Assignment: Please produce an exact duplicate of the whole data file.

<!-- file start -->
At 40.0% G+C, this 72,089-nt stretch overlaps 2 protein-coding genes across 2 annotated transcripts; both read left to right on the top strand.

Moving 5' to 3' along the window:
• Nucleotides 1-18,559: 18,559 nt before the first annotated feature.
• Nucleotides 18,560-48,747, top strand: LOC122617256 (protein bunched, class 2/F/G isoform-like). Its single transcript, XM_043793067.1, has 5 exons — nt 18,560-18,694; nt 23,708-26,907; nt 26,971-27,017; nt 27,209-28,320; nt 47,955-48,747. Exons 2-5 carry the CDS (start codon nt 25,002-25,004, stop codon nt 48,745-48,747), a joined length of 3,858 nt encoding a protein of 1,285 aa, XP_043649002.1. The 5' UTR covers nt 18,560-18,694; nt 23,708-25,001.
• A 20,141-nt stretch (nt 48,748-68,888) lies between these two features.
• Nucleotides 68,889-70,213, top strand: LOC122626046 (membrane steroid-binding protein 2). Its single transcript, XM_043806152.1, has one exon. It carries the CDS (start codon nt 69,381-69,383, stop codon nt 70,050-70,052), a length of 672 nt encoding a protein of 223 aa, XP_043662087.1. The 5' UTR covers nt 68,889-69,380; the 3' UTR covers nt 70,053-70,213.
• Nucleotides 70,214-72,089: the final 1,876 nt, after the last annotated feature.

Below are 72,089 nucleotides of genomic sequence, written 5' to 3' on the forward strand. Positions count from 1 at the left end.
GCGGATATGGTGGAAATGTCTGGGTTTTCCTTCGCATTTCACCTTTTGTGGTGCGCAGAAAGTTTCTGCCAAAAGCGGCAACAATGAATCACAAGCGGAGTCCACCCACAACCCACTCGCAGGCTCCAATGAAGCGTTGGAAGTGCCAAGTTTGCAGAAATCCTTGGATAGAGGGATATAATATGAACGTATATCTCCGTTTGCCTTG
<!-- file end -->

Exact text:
At 40.0% G+C, this 72,089-nt stretch overlaps 2 protein-coding genes across 2 annotated transcripts; both read left to right on the top strand.

Moving 5' to 3' along the window:
• Nucleotides 1-18,559: 18,559 nt before the first annotated feature.
• Nucleotides 18,560-48,747, top strand: LOC122617256 (protein bunched, class 2/F/G isoform-like). Its single transcript, XM_043793067.1, has 5 exons — nt 18,560-18,694; nt 23,708-26,907; nt 26,971-27,017; nt 27,209-28,320; nt 47,955-48,747. Exons 2-5 carry the CDS (start codon nt 25,002-25,004, stop codon nt 48,745-48,747), a joined length of 3,858 nt encoding a protein of 1,285 aa, XP_043649002.1. The 5' UTR covers nt 18,560-18,694; nt 23,708-25,001.
• A 20,141-nt stretch (nt 48,748-68,888) lies between these two features.
• Nucleotides 68,889-70,213, top strand: LOC122626046 (membrane steroid-binding protein 2). Its single transcript, XM_043806152.1, has one exon. It carries the CDS (start codon nt 69,381-69,383, stop codon nt 70,050-70,052), a length of 672 nt encoding a protein of 223 aa, XP_043662087.1. The 5' UTR covers nt 68,889-69,380; the 3' UTR covers nt 70,053-70,213.
• Nucleotides 70,214-72,089: the final 1,876 nt, after the last annotated feature.

Below are 72,089 nucleotides of genomic sequence, written 5' to 3' on the forward strand. Positions count from 1 at the left end.
GCGGATATGGTGGAAATGTCTGGGTTTTCCTTCGCATTTCACCTTTTGTGGTGCGCAGAAAGTTTCTGCCAAAAGCGGCAACAATGAATCACAAGCGGAGTCCACCCACAACCCACTCGCAGGCTCCAATGAAGCGTTGGAAGTGCCAAGTTTGCAGAAATCCTTGGATAGAGGGATATAATATGAACGTATATCTCCGTTTGCCTTG